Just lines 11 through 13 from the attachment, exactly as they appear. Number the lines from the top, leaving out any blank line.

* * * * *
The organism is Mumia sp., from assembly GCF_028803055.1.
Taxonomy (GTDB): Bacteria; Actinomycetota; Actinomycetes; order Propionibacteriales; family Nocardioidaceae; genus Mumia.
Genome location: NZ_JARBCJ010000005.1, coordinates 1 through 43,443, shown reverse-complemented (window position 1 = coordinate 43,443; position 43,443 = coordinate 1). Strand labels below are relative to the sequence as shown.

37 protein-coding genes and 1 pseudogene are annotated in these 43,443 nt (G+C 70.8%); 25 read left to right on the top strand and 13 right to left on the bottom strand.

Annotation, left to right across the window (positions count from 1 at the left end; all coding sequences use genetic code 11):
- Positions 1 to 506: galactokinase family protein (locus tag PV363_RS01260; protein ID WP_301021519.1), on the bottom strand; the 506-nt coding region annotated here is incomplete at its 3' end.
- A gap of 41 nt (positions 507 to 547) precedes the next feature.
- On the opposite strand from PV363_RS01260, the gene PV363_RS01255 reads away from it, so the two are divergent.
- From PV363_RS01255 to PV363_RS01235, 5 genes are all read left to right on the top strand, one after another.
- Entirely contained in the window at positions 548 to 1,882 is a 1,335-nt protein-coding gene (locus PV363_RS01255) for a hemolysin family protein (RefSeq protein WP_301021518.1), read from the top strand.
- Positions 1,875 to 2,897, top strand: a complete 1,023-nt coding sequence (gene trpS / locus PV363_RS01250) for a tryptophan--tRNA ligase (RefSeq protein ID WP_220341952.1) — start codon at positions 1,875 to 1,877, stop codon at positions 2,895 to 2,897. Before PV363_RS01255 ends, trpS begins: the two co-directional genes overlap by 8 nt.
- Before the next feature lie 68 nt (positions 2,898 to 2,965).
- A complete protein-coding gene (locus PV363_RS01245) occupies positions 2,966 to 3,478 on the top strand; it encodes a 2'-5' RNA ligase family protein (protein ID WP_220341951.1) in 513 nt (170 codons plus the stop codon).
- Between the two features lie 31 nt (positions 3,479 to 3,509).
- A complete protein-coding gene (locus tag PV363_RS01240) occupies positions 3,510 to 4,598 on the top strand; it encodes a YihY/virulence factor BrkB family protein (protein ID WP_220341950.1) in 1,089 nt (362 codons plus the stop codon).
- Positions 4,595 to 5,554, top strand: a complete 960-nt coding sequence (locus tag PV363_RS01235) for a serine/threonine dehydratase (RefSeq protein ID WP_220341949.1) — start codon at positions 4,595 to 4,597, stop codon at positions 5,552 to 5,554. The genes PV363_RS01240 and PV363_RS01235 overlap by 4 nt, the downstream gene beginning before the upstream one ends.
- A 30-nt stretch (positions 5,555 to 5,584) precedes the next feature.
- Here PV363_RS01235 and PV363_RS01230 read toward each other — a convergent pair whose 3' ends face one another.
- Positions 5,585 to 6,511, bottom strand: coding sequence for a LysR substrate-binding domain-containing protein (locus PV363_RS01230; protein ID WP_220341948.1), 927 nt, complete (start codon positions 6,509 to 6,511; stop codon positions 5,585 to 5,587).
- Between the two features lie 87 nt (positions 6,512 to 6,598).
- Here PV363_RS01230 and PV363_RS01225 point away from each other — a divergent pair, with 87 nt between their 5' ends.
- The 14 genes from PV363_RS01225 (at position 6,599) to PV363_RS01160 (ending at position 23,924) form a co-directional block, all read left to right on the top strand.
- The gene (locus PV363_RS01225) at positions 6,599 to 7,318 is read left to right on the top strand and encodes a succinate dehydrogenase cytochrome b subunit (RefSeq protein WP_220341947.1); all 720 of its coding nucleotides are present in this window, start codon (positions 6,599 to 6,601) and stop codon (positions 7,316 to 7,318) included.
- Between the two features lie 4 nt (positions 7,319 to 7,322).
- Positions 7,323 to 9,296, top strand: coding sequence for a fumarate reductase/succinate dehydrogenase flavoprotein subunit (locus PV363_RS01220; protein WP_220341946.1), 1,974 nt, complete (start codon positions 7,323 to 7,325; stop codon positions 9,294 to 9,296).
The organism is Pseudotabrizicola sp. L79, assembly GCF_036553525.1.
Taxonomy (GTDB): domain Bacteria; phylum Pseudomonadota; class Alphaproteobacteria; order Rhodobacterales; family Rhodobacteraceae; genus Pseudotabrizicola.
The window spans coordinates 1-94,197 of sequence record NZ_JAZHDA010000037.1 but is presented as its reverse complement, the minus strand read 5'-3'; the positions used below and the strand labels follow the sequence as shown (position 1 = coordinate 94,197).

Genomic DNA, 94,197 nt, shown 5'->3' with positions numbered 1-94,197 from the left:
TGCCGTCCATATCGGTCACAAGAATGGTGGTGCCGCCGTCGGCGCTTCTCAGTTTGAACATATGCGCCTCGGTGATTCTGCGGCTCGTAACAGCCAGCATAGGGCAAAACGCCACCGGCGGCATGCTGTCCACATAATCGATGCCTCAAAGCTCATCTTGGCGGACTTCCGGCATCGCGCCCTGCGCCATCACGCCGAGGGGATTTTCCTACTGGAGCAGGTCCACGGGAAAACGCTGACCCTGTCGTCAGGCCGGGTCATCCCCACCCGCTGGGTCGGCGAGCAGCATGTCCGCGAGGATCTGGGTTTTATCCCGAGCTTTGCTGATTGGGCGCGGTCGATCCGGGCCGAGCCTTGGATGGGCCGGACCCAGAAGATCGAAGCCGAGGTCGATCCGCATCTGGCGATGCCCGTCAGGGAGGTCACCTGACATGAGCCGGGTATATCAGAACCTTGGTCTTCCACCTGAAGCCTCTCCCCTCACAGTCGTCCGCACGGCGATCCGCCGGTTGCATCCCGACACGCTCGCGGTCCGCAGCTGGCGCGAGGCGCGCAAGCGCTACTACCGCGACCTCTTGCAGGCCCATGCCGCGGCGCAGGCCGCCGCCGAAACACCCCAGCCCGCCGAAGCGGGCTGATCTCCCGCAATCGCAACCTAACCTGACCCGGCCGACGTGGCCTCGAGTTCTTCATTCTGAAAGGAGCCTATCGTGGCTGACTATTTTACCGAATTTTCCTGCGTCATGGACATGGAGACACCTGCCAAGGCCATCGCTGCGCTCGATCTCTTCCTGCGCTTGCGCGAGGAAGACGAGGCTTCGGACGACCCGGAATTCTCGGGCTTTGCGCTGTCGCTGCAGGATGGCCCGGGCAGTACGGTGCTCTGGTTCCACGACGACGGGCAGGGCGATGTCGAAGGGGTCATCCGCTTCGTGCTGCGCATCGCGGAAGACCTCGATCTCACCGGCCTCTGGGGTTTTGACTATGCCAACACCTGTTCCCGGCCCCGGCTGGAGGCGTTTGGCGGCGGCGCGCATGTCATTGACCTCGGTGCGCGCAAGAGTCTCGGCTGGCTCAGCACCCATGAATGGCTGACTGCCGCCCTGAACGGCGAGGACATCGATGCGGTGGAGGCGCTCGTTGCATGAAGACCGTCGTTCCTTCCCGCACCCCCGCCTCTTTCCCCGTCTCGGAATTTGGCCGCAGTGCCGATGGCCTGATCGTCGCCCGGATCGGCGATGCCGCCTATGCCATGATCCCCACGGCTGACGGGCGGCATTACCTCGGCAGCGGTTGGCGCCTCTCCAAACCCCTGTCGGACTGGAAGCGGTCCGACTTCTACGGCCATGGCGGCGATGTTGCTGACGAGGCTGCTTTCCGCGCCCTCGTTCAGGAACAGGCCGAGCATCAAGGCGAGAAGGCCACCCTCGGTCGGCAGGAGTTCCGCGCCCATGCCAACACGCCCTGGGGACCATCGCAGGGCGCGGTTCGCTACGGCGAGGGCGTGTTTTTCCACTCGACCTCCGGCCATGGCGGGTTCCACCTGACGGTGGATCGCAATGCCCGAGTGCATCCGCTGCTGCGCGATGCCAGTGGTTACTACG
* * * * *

- Positions 1,875 to 2,897, top strand: a complete 1,023-nt coding sequence (gene trpS / locus PV363_RS01250) for a tryptophan--tRNA ligase (RefSeq protein ID WP_220341952.1) — start codon at positions 1,875 to 1,877, stop codon at positions 2,895 to 2,897. Before PV363_RS01255 ends, trpS begins: the two co-directional genes overlap by 8 nt.
- Before the next feature lie 68 nt (positions 2,898 to 2,965).
- A complete protein-coding gene (locus PV363_RS01245) occupies positions 2,966 to 3,478 on the top strand; it encodes a 2'-5' RNA ligase family protein (protein ID WP_220341951.1) in 513 nt (170 codons plus the stop codon).